A view of Thames river and London at sunset with red sky and air pollution with Tower bridge

Air pollution linked to increased risk of depression and suicide

Image credit: Osnuya - Dreamstime

People exposed to high levels of air pollution have higher rates of depression and suicide, a new analysis of global data has found.

While the effects on the body from breathing polluted air – such as asthma or heart disease – are well-established, the data reviewed by researchers from University College London (UCL) suggests that pollution may also affect a person’s mental health.

As part of the study, Dr Isobel Braithwaite of UCL Psychiatry and UCL Institute of Health Informatics and her colleagues assessed 25 studies published up to late 2017, for a meta-analysis on the links between emissions and mental health.

The team found that an individual living for at least six months in an area with twice the World Health Organisation’s (WHO) recommended limit for fine particulate matter, aka PM2.5, would have a 10 per cent increased risk of developing depression compared to a person living in an area that met the limit.

The findings, published in Environmental Health Perspectives, also show evidence of an association between short-term changes in PM10 exposure and the number of suicides.

The scientists said the risk of suicide appeared to be “measurably higher” on days when PM10 levels were high over a three-day period, with figures showing a 2 per cent increase in suicide risk for every 10 micrograms per cubic metre (μg/m3) rise in the average pollution level.

The WHO’s guidelines recommend that PM2.5 should be kept under 10μg/m3 on average over a year. People living in major UK cities are exposed to an average of 12.8μg/m3 of average particulate matter per annum, while Londoners may experience 13.3μg/m3 annually.

“We already know that air pollution is bad for people’s health, with numerous physical health risks ranging from heart and lung disease to stroke and a higher risk of dementia,” said Braithwaite. “Here, we’re showing that air pollution could be causing substantial harm to our mental health as well, making the case for cleaning up the air we breathe even more urgent.”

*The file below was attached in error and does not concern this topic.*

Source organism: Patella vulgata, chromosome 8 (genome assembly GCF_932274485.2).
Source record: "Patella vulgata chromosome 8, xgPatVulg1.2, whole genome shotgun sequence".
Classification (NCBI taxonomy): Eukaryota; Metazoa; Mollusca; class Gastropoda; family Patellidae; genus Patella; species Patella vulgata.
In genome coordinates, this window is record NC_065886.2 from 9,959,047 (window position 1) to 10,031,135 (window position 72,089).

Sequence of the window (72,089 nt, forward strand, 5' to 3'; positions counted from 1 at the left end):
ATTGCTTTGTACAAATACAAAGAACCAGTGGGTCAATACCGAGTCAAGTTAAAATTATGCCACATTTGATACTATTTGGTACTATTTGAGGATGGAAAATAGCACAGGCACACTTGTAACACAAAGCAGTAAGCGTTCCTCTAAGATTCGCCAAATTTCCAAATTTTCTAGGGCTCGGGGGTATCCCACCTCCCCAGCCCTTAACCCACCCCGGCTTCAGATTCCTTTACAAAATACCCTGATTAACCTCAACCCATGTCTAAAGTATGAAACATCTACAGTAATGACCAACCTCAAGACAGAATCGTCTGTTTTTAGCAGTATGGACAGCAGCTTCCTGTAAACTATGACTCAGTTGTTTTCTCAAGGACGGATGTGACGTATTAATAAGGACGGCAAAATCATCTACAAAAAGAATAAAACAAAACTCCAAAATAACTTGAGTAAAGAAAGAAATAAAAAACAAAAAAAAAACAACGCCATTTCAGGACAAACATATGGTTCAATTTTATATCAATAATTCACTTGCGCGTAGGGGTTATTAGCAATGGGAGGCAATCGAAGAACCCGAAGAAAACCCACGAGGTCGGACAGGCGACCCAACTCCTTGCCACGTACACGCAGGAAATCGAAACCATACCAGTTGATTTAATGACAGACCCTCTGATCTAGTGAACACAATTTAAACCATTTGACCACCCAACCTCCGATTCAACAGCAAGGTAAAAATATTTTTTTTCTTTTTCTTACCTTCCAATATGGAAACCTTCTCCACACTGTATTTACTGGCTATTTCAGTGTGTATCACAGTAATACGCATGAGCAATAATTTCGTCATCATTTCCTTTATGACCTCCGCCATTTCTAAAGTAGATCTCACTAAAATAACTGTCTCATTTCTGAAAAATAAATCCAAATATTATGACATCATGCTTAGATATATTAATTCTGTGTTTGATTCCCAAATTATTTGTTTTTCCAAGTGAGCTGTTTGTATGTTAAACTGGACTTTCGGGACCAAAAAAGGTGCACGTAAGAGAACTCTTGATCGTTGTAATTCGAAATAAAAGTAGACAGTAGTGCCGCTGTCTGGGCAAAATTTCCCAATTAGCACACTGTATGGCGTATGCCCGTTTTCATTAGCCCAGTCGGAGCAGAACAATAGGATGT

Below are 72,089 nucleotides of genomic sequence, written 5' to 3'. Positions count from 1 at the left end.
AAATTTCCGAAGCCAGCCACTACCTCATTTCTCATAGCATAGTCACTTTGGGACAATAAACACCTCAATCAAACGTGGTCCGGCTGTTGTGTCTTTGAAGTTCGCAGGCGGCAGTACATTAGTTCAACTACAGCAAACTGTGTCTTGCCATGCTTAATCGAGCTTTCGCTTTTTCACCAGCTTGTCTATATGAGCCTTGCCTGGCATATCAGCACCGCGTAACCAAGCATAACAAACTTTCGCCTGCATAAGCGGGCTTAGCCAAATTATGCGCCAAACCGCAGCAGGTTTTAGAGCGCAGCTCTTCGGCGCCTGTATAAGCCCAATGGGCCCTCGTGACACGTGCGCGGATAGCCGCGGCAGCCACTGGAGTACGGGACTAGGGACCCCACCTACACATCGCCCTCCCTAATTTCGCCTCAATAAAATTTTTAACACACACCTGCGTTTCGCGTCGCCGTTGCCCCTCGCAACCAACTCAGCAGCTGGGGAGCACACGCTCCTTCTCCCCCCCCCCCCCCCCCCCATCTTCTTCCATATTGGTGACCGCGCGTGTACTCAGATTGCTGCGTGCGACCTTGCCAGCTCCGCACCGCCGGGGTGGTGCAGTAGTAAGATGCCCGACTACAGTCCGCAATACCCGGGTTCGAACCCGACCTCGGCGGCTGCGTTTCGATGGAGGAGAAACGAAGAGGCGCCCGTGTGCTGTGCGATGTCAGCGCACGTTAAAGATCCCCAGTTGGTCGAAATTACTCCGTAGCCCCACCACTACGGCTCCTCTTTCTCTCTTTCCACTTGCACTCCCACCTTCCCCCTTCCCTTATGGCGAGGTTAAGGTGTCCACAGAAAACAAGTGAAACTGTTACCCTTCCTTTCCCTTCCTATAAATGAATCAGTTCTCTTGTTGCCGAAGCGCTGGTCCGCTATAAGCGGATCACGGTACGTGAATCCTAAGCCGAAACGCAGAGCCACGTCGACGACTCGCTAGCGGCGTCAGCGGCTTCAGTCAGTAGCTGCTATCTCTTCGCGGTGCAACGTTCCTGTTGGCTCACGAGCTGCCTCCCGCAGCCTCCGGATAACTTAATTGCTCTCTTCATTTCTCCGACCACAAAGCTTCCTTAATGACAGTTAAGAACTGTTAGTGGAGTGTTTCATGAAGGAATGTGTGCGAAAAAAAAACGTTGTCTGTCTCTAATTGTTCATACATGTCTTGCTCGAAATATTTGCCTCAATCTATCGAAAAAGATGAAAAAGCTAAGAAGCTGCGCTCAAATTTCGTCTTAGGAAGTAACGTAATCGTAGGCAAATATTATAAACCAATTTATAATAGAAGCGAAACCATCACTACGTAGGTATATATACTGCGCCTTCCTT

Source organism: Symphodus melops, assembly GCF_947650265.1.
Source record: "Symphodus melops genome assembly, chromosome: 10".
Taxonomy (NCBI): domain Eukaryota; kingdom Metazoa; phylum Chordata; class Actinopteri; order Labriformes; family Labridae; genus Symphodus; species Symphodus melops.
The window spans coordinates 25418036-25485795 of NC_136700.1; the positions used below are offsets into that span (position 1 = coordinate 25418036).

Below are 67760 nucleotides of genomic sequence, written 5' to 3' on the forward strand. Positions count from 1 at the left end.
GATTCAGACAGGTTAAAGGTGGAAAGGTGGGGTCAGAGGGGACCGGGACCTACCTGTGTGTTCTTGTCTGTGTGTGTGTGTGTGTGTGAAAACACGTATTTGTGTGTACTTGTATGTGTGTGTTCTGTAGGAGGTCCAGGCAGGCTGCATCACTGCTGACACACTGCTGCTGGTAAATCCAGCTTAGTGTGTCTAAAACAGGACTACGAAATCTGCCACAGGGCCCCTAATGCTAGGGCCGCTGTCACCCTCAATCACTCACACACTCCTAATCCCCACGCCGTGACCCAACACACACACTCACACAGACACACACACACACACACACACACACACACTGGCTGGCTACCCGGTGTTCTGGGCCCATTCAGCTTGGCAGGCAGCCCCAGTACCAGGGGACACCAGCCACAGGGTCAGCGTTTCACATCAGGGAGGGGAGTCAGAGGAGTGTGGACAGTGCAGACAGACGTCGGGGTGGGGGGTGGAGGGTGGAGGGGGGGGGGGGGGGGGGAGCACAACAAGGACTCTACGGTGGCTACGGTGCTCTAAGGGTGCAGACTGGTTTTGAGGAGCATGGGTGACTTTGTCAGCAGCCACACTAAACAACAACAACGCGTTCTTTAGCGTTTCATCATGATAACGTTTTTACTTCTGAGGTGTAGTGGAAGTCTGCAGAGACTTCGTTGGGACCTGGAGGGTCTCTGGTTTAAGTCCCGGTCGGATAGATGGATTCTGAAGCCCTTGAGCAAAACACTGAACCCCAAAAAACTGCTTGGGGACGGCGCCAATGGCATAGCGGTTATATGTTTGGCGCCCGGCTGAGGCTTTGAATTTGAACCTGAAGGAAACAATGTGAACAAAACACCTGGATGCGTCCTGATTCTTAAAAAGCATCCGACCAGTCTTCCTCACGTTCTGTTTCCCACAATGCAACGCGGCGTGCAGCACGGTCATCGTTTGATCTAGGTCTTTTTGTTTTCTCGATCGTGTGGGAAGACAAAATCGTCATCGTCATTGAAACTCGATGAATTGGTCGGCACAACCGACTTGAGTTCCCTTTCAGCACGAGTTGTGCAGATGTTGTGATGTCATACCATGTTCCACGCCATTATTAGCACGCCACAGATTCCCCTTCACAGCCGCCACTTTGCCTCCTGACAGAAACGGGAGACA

The researchers estimate that lowering average air pollution levels to the WHO recommended limit could reduce the risk of depression among those living in the cities by roughly 2.5 per cent.

Braithwaite argued that establishing the links between pollution and mental health plays a vital role in the reduction of air pollution. She noted, however, that the UK has not yet adopted the WHO guidelines on PM2.5, despite London mayor Sadiq Khan saying he was committed to doing so.

“Knowing it not only affects physical health but it could also be affecting our mental health, which is something that does affect large numbers of people, I think adds to the weight of the argument for cleaner air and policies that achieve it,” Braithwaite said.

However, the researchers said they cannot yet confirm whether air pollution directly causes mental ill health, but explained there are “a number of biologically plausible mechanisms that may underlie such a link”.

Dr Braithwaite said: “These [mechanisms] include the fact that exposure to air pollution increases the levels of inflammation within the brain, which has been linked with depression and other mental health problems through impacts on brain development and, potentially, through impacts on stress hormone production.

“We also can’t rule out the possibility that some or all of the relationship we observed is actually due to factors associated with both local air pollution levels and depression risk, but which were not fully accounted for by the individual studies, such as noise pollution or access to green space.”

In October, new figures from the European Environment Agency (EEA) found there were around 400,000 premature deaths in Europe in 2016 as a result of air pollution.

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